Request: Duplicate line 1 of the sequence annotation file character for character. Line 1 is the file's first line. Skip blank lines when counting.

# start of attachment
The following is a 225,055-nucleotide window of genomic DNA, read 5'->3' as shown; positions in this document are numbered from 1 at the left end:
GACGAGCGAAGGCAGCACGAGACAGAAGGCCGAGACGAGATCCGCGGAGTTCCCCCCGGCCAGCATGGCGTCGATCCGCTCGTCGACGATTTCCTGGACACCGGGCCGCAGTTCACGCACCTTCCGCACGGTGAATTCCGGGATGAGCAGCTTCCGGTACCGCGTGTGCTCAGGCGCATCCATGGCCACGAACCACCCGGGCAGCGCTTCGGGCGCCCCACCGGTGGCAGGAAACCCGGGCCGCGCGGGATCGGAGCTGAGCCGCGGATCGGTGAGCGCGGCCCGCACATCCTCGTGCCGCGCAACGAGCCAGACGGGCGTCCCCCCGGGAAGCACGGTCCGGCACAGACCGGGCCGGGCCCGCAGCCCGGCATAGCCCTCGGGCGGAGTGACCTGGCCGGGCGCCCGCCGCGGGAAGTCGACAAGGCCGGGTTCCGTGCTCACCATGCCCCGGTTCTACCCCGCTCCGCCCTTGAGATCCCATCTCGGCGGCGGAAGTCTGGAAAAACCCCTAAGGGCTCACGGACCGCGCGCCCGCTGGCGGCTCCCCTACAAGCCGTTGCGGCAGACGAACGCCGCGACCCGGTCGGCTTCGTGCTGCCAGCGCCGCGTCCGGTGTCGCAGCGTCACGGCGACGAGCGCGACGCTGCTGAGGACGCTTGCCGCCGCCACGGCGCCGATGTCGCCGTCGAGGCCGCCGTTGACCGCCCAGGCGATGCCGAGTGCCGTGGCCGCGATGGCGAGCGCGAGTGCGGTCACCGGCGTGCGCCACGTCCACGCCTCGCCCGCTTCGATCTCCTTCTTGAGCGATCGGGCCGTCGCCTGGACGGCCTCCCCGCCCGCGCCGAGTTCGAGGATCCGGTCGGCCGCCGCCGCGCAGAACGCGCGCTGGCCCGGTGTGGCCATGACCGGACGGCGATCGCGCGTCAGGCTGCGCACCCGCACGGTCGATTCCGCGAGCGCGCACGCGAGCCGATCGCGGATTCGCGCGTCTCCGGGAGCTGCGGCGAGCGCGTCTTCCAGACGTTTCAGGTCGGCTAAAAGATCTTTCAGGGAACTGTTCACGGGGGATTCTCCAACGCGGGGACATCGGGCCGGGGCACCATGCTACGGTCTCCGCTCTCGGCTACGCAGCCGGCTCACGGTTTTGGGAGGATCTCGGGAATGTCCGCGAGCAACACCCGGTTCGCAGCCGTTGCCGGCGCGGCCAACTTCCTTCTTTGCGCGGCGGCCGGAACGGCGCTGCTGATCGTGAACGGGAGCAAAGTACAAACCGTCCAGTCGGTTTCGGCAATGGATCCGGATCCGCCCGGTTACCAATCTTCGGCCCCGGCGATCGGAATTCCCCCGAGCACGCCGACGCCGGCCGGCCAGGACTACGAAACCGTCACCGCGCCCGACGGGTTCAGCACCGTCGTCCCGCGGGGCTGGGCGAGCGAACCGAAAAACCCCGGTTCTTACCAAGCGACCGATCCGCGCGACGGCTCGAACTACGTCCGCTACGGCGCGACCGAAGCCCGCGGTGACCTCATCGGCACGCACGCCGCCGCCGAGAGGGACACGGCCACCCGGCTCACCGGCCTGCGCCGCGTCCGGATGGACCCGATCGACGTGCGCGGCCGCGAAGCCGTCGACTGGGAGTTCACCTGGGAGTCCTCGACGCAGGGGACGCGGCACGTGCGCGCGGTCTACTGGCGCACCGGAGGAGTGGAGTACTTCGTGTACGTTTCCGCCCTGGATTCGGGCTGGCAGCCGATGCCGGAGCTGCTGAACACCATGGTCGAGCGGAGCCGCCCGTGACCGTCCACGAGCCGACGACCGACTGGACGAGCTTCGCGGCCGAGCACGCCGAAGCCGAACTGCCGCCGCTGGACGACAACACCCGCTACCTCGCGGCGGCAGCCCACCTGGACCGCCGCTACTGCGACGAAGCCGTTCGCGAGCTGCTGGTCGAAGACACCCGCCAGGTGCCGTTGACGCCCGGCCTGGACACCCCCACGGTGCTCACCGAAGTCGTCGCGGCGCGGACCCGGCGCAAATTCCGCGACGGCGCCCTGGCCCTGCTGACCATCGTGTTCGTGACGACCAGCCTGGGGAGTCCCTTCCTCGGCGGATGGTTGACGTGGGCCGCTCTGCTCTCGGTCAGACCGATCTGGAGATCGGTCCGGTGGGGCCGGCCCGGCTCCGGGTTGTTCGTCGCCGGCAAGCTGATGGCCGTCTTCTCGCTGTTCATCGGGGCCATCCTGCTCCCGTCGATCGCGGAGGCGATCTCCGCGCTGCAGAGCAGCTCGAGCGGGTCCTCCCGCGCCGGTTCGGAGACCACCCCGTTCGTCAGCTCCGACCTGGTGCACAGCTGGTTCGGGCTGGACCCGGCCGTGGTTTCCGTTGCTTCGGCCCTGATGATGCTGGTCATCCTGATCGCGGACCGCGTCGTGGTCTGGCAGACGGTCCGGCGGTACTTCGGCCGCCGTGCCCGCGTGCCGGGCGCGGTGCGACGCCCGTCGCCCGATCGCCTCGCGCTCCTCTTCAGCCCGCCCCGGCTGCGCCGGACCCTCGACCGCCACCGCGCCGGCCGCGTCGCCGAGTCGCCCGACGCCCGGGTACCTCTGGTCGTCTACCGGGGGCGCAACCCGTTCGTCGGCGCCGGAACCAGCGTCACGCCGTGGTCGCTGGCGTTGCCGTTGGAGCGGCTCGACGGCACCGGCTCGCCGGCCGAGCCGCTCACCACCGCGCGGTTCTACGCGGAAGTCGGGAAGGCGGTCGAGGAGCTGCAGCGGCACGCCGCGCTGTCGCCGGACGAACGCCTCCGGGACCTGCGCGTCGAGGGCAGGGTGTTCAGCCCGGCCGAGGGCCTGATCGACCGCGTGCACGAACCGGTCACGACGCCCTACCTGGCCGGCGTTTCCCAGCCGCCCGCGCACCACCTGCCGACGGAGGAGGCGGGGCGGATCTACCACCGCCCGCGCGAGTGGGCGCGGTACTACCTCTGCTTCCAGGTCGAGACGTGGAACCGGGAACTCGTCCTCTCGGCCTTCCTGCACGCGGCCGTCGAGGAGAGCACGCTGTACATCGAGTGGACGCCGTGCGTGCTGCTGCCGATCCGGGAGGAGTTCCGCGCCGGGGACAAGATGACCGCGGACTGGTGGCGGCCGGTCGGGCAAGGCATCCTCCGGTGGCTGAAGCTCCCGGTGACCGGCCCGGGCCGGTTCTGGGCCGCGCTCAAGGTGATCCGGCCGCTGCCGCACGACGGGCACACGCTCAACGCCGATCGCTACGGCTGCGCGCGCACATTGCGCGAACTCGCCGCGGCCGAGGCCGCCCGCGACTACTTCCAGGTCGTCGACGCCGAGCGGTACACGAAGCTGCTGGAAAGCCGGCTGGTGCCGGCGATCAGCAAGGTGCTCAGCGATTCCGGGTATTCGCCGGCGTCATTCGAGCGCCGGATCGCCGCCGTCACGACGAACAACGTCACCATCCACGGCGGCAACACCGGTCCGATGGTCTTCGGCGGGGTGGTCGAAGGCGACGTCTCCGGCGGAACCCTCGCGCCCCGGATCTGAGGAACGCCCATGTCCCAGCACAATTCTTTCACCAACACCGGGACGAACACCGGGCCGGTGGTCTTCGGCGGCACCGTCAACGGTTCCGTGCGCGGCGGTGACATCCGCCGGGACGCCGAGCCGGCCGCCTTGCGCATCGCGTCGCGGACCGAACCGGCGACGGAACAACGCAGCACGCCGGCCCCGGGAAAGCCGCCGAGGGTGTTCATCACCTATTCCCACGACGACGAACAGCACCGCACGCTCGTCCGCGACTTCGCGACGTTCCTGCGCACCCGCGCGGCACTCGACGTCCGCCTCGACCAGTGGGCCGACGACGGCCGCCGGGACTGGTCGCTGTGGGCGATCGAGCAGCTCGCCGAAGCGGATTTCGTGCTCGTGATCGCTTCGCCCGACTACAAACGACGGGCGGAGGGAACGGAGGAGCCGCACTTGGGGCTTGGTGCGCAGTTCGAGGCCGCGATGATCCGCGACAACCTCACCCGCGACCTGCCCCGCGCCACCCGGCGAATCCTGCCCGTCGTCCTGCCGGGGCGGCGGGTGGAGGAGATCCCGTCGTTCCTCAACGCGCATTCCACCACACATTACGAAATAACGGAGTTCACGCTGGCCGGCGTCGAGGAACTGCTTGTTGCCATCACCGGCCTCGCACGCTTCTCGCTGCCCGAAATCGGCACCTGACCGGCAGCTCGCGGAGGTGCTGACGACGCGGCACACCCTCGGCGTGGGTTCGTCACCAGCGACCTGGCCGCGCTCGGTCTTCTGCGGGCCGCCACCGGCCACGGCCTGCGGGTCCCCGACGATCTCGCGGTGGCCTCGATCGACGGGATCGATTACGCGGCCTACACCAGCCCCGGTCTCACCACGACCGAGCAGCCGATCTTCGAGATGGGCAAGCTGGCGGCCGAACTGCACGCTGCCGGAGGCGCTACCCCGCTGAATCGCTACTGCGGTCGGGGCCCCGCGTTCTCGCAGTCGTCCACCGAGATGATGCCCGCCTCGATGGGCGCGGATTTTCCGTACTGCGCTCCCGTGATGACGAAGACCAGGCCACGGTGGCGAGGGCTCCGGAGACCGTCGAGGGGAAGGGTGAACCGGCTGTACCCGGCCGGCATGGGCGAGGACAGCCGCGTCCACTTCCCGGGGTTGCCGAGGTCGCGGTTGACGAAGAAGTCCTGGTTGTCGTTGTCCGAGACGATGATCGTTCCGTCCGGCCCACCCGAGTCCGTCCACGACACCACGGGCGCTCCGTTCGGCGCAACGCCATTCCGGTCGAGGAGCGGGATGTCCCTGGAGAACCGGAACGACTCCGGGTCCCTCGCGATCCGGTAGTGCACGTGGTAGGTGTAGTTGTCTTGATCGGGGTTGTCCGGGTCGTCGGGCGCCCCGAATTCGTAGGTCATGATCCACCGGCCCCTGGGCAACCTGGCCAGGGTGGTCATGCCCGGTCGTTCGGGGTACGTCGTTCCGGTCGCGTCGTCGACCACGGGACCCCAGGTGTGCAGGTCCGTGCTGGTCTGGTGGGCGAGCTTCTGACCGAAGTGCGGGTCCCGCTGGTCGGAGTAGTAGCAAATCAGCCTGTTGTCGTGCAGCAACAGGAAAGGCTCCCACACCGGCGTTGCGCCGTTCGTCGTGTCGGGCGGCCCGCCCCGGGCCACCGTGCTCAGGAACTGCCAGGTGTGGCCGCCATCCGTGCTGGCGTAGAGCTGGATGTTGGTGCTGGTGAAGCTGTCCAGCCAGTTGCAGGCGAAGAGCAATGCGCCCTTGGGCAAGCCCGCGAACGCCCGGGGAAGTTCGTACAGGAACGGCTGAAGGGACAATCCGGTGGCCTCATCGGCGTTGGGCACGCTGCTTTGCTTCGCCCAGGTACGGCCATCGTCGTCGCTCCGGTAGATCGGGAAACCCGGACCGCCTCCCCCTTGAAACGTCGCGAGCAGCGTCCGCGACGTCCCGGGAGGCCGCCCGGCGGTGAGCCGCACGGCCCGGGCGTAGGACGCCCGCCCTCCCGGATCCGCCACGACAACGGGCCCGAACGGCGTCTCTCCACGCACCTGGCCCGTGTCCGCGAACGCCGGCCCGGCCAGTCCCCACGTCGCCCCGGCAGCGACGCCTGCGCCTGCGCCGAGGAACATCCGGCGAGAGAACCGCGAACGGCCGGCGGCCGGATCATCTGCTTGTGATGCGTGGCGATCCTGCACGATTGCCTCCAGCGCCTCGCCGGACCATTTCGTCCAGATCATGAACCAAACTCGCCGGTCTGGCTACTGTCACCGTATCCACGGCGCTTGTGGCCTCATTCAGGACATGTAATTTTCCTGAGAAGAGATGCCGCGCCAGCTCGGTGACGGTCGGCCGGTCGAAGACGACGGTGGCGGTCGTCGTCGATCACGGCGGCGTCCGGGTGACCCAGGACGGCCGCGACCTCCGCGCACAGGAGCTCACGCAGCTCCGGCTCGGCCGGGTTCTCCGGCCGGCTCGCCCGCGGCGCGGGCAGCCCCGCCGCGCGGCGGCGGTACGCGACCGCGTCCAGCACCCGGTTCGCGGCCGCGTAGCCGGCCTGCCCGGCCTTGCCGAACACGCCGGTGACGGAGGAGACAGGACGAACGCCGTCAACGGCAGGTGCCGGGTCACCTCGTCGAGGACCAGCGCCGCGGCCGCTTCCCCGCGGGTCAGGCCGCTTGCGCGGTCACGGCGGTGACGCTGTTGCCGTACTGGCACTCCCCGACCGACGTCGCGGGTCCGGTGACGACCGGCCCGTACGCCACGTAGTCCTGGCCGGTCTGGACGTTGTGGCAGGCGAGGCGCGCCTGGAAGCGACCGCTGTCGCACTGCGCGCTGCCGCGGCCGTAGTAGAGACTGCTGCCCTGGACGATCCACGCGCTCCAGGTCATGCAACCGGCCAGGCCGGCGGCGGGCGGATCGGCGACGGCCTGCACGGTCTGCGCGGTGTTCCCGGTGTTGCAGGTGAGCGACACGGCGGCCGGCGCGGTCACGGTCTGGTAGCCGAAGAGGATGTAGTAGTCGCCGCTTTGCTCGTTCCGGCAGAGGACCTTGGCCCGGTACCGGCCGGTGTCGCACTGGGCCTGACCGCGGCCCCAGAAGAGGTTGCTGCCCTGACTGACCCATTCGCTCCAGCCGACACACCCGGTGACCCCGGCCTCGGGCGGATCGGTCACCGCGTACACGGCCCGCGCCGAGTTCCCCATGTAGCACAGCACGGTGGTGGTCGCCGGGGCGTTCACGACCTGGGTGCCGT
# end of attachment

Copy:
The following is a 225,055-nucleotide window of genomic DNA, read 5'->3' as shown; positions in this document are numbered from 1 at the left end: